What Risks Can Occur if Pain Medication Were Taken Two Days Prior to a Blepharoplasty?
- Asked by Worried26 in va
- 4 years ago
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Risks with pain medication prior to surgery
There are no risks associated with pain medication unless there is aspirin in the pain medication itself. As long as it is a narcotic with acetaminophen there are no issues prior to any surgery. Patients should refrain from taking aspirin, ibuprofen, vitamin E and herbal supplements for two weeks prior to surgery to prevent any bleeding and bruising.
No need to be worried.
Dear Worried26, There is no need to be worried if you took pain medication two days prior to belpharoplasty. The pain medication will have no affect on your procedure. The only concern is if you took a medication which contains Aspirin, since this will increase bleeding. Products which contain tylenol are okay to take. I hope this is helpful. David Shafer, MD New York City
Web reference: http://www.RealPlasticSurgery.com
Narcotic Pain Meds or NSAIDS?
If you took Narcotic pain meds (Tylenol #3, or Percocet), there is no reason to be concerned. If you took Aspirin, there is some reason to be concerned because Aspirin has a very enduring effect on platelet function; most surgeons would probably cancel Blepharoplasty in this situation, especially if you are having a lower lid Blepharoplasty. Although it is not ideal to take Ibuprofen (Motrin, Advil), it is generally out of the bloodstream in 6-12 hours. Naproxen (Aleve) has a half life of 12-16 hours, still allowing you to have surgery.
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There is no problem with taking pain medicine before a blepharoplasty.
Pain medication will not create a problem in a patient having a routine blepharoplasty. Aspirin based meds do effect clotting but their influence on surgical complications, in my opinion, are way overrated. Nevertheless, this should be made clear to your surgeon who may want to postpone the operation for a few days until the platelets are unaffected by the aspirin.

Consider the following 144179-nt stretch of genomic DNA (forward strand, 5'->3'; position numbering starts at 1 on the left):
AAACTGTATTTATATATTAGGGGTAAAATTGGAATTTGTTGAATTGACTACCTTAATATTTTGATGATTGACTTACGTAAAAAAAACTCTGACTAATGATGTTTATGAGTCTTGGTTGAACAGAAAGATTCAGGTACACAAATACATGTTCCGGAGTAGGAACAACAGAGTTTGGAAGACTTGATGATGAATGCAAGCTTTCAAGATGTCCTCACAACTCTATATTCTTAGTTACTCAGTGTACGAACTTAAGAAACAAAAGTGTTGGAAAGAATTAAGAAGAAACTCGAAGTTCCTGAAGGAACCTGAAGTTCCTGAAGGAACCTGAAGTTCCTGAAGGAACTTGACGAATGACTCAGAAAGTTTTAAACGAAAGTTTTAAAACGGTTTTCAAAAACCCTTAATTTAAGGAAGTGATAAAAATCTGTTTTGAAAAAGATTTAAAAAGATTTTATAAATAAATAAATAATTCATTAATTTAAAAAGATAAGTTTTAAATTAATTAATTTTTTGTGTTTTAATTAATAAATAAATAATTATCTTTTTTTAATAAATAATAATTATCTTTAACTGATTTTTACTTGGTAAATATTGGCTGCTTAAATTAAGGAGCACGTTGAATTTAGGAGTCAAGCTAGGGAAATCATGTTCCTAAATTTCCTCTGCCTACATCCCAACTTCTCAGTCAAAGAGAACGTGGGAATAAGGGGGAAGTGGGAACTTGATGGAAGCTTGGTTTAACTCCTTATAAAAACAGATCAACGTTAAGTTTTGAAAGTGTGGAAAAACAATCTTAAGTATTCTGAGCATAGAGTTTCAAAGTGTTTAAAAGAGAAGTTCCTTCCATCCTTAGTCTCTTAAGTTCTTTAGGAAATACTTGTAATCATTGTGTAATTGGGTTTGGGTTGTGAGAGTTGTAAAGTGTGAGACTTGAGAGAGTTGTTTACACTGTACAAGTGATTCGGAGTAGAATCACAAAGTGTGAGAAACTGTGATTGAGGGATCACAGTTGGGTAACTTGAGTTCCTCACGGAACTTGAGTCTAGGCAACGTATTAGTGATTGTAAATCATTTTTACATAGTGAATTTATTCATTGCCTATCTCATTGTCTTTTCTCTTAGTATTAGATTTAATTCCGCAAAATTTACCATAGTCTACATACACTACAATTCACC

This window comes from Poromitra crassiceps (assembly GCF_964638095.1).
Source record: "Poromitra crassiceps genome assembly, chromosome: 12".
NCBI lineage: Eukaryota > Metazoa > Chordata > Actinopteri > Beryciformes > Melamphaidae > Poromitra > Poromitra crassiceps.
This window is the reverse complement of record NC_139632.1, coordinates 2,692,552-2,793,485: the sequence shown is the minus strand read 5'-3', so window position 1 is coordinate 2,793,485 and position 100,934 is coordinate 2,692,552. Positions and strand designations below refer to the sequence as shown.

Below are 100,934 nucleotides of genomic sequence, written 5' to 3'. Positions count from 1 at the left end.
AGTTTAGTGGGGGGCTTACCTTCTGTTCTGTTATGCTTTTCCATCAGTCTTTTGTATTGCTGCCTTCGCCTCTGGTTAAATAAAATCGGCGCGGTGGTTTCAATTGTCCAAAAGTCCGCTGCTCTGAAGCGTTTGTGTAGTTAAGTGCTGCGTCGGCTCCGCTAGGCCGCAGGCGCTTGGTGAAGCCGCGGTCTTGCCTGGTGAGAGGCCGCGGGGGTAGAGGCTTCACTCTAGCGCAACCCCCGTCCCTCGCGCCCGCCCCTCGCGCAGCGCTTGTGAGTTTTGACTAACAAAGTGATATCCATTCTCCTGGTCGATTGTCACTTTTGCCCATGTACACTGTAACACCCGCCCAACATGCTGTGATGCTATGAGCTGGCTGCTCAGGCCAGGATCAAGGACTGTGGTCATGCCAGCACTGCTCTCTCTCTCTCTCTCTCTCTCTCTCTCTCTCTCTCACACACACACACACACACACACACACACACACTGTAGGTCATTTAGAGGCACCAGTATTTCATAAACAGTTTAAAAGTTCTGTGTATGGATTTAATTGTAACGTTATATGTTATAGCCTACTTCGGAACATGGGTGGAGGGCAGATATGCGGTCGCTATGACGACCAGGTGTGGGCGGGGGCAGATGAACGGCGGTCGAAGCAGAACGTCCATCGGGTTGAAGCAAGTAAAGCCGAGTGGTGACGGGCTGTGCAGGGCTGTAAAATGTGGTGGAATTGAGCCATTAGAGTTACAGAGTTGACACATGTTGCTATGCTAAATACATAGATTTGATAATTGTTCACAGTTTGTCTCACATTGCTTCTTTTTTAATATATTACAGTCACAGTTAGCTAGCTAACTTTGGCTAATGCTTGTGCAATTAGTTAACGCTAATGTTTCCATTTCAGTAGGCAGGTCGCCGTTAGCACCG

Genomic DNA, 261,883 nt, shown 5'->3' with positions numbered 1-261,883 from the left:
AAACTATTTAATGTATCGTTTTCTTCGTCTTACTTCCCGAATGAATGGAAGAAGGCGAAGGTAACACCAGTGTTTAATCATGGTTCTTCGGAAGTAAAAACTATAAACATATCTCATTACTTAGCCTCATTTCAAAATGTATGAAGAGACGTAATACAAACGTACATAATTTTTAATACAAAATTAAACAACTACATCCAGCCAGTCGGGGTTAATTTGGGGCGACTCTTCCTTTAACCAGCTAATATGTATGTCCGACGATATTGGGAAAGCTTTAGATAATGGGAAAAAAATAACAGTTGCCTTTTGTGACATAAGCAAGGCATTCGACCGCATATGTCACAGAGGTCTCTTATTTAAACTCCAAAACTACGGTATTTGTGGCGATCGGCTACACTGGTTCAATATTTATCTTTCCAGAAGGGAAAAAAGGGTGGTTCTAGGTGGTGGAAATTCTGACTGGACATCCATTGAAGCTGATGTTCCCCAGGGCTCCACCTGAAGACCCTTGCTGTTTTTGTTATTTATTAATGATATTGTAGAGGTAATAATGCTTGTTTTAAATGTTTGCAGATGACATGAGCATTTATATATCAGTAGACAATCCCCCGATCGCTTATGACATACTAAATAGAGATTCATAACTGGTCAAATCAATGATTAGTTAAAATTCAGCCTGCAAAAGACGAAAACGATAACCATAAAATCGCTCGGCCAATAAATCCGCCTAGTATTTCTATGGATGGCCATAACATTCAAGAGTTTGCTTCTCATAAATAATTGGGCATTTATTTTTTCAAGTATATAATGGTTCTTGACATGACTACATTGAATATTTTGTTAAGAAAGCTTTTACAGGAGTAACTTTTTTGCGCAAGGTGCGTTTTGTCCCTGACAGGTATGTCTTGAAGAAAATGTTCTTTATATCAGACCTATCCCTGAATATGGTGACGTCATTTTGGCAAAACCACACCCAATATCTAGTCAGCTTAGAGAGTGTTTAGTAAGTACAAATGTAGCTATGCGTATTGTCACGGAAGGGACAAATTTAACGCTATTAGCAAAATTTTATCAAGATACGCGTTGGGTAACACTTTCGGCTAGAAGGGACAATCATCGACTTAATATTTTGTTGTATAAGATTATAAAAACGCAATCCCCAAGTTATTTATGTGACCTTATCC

Web reference: http://www.zubowicz.com/subpag,22-atlanta-eyelid.htm
Blepharoplasty should be postponed if pain med was aspirin or an NSAID
If the pain med happened to contain aspirin or was an NSAID such as Motrin, Aleve, or Advil, it is a potentially dangerous situation. These drugs are known to block your clotting mechanism causing you to have more then normal bleeding intraoperatively as well as post-op.
This bleeding can lead to complications requiring additional surgery and more then usual post-op bruising at the very least. If you have ingested one of these drugs two days before surgery the safe thing to do is to postpone the surgery. It takes up to ten days from the time of ingestion of such drugs for your clotting system to correct the damages. If the pain med was of a different variety the surgery can go on as scheduled.
Pain medications are safe and often out of your system within 8 hours after taking them. The only way this would be a problem is if you are a chronic user of pain medications for non indicated reasons.If you use many of these medications alert your doctor and the anesthesiologist as well, prior to having your procedure. Good Luck!
Only aspirin matters
Most pain medications do not contain anything that is concerning for surgery. In fact many people are on medications and this is rarely a contraindication for surgery. However, NSAIDS, e.g. Motrin, Ibuprofen, Aleve, do increase the risk of bleeding if taken a day or two before surgery. In addition asprin must be stopped at least a week prior to surgery because the effects of aspirin take 7 days to reverse. Narcotics are okay.
Narcotic pain medications are safe as are medications with Tylenol.
Aspirin or Advil can increase risks of bleeding.
Discuss with your doctor.
Depends on the pain medication
If you are talking about aspirin or aspirin-containing compounds, you might be at great risk for bleeding and your surgeon should probably postpone surgery.
If it is acetominophen (Tylenol), then virtually none. Please check with your surgeon.
These answers are for educational purposes and should not be relied upon as a substitute for medical advice you may receive from your physician. If you have a medical emergency, please call 911. These answers do not constitute or initiate a patient/doctor relationship.